I never found 1 thread that showed anybody using plastigage on the bearings, several talked about it, but none showed any results. Maybe no one else could find the specs either.

Several just mentioned slipping in new bearing shells if the old ones looked nasty or show any kind of wear.

I may just have to go that way, take a couple off and look, if they are scored or worn just replace them, at $50 for the set it's not a huge expense. An old timer once told me, rod bearings were worth 10 psi of oil pressure in a small block Chevy, wonder if that holds true with Saab's.

Or maybe like you say, drop sump, clean sump, put it back together, drive, smile.

Maybe it's not worth messing with, my oil light isn't on or anything, and the engine sounds good, just new to Saab's and want to do it for preventative maintenance.

Thanks.
 

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Drop the sump for piece of mind. I used Plastigage on my rod bearings and got the results that I expected. #1 was worn down to the copper, the rest were showing their age. Simple job to replace them. Go for it. If you can's find the torque specs PM me with what you need. I'm at work right now, off in 20, then i'll be home for a couple of hours.
 

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Drop the sump for piece of mind. I used Plastigage on my rod bearings and got the results that I expected. #1 was worn down to the copper, the rest were showing their age. Simple job to replace them. Go for it. If you can's find the torque specs PM me with what you need. I'm at work right now, off in 20, then i'll be home for a couple of hours.
If you find the specs can you post them up, I'd lke to update my list to make it complete
 

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Main bearing 15 lb/ft +70 degrees, rod bearings (big end bearing) with bolt 18 lb/ft + 100 degrees, with nut 15 lb/ft + 70 degrees, flywheel 15 lb/ft +50, 7 lb/ft for chain tensioner, timing cover 16 lb/ft, 130 lb/ft for the crankshaft pulley. Head bolts in three stages: 30 lb/ft, 44 lb/ft and a final 90 degree turn/ Bolts have to be tightened in a certain sequence and are not re-usable. If you pull the head spring for new head bolts.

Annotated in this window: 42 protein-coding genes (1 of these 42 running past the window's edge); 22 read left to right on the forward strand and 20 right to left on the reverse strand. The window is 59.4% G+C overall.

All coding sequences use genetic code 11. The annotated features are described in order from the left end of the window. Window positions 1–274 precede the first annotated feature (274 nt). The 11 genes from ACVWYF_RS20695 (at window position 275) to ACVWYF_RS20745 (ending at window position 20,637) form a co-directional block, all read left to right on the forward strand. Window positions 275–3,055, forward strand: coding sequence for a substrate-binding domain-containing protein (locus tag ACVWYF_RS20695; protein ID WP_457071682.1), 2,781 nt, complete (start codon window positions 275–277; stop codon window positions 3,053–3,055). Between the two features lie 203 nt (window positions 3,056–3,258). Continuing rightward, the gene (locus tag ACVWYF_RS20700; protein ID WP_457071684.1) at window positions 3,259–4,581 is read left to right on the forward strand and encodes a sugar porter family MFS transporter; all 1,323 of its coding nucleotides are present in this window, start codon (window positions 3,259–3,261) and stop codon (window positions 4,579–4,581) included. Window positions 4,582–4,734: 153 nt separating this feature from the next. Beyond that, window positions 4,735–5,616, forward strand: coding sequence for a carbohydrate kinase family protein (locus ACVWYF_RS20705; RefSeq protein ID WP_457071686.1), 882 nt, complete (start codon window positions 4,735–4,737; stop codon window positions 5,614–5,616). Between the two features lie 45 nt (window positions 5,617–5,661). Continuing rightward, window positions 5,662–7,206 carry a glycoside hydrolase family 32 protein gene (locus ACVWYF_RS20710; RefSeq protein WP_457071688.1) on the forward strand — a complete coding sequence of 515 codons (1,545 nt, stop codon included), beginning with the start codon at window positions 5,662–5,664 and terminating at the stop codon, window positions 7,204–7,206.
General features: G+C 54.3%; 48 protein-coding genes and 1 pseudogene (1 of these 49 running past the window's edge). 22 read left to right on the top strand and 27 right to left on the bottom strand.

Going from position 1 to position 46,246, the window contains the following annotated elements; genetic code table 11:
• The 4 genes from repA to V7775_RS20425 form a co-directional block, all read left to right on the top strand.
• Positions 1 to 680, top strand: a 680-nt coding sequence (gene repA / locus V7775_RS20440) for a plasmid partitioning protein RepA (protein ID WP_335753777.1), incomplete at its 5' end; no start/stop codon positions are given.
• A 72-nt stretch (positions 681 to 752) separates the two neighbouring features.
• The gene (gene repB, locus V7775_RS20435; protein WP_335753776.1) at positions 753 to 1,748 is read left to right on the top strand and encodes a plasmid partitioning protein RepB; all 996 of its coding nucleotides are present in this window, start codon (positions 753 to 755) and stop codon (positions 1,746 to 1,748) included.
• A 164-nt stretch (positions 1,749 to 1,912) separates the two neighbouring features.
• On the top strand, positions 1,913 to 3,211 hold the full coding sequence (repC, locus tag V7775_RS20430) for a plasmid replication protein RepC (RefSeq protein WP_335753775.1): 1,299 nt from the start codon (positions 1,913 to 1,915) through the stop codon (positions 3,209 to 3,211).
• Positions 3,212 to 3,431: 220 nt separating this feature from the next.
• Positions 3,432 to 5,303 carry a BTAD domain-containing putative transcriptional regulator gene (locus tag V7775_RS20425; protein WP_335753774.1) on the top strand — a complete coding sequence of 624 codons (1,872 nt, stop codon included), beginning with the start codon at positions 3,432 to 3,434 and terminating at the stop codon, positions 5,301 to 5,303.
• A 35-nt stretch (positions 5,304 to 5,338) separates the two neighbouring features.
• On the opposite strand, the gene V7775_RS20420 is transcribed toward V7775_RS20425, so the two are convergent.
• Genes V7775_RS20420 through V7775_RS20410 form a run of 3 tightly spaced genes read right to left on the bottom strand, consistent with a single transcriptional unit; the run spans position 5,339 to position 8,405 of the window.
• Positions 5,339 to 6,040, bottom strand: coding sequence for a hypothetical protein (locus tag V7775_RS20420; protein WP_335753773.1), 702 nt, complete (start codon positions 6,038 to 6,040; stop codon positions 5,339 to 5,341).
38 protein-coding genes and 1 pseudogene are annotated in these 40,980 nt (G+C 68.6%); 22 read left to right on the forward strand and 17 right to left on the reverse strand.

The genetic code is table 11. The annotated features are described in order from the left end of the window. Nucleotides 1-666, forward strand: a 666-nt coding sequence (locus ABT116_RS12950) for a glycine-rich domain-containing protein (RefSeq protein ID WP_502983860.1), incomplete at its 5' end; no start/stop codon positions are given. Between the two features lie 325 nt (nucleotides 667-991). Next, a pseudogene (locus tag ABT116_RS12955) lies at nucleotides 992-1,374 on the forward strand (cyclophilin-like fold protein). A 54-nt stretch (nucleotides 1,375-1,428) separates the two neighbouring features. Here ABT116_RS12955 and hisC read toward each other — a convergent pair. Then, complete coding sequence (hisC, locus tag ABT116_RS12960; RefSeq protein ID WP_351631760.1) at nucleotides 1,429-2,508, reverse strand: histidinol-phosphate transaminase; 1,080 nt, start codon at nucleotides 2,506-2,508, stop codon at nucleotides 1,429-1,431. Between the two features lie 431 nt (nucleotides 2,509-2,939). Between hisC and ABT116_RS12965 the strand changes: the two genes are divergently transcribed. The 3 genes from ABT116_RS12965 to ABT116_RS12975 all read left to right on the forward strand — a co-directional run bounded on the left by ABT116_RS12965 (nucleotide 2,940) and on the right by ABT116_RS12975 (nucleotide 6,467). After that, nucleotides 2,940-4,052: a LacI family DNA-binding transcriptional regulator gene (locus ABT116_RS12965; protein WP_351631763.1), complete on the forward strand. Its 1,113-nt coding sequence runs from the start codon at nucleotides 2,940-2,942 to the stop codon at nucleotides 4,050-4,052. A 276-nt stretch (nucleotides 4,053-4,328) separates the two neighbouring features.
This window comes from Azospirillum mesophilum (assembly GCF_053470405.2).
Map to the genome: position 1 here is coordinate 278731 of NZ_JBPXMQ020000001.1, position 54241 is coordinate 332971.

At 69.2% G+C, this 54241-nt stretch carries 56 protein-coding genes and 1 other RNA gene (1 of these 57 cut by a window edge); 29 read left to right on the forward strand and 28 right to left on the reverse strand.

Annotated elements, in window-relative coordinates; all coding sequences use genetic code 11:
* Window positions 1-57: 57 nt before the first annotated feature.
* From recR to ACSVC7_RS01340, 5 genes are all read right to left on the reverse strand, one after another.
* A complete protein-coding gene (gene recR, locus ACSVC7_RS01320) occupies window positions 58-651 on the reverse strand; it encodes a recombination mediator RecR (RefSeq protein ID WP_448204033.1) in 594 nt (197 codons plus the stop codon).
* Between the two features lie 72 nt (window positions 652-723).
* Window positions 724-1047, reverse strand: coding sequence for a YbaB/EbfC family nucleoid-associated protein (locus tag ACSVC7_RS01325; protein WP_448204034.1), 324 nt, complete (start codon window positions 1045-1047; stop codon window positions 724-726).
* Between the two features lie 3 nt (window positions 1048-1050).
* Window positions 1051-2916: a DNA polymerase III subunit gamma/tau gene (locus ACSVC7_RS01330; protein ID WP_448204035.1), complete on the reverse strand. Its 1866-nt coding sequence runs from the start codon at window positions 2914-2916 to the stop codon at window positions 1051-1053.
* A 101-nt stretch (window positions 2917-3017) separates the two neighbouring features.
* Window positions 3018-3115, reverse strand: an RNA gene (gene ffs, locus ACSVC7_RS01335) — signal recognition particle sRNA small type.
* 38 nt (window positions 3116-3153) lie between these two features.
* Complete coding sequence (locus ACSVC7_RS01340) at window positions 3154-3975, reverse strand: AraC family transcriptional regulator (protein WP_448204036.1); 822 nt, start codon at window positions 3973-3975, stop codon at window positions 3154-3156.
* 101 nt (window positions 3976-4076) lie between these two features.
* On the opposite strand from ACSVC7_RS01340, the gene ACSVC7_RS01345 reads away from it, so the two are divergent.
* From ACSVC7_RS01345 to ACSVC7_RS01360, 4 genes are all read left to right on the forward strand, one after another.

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Discussion Starter #7
Well, I dropped my oil pan last Friday night, found a fair amount if sludge, the pick up screen was approximately 50% plugged with a pile of crap living directly under the screen, so I would assume as soon as the engine was started it would immediately pick up the grit and grime that was there so it was probably 70-80% plugged at that point.

I pulled #4 rod bearing and it was down to the copper, the crankshaft surface while not perfect didn't have any scores or scratches to be concerned about.
I ordered a new set of rod bearings, my Local NAPA could get them in overnight and the price was exactly the same as online, once you added in the shipping costs, plus I didn't have to wait 5-7 days on shipping, priceless. Plus if they show up and are the wrong thing, I can walk in and hand it back to them, again, priceless.

I am not going to pull a main bearing for fear of what I might find, the engine ran good before, with no knocking, I will do the rod bearings, that should bump up oil pressure a little. I am going to use Valvoline pure synthetic 5w-40 European car formula, my local NAPA keeps it on hand, and had an excellent price on it as well, better than what I found online.

No one has replied with the oil clearance spec, I am going to plasitgage each rod bearing, and I guess just write the results down for future reference. It's about all I can do. I doubt they will be too tight, anyway.
 

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OK, I am planning to do the sump drop on my car tonight, it's a 1999 9-5 with the 2.3t engine. I already have the car up on stands and ready to go as soon as I get home from work, I probably won't get it all back together tonight but hopefully by the weekend. And, I know someone will respond with this, so Yes, I have ordered and received the oil sump O-rings that are required and the proper sealant.

I want to look at a couple rod bearings while I have the pan down and plastigage them. I have a Haynes manual ordered but it won't be here until late next week, I plan on ordering a WIS at some point as well.

I have a couple pressing questions.

1. What is the proper rod bolt torque value?

2. What is the proper oil clearance, i.e. what should the plastigage read after I torque the bolts down then remove again and measure?

I have rebuilt several engines over the years so I don't need a tutorial about how it works, just the proper specs.

I read somewhere that people are just going ahead and replacing the rod bearings anyway, for good measure, without using plastigage. I'm not sure I'm comfortable with that, but maybe it's OK.

Yes, I did several searches, and came up with long threads on the 'how to' but nothing mentioned torque specs or clearances that I could find. Again, if my repair manual was here I wouldn't need to start this thread, but I don't want to wait that long to do the work.

Thanks, this forum is great.
272395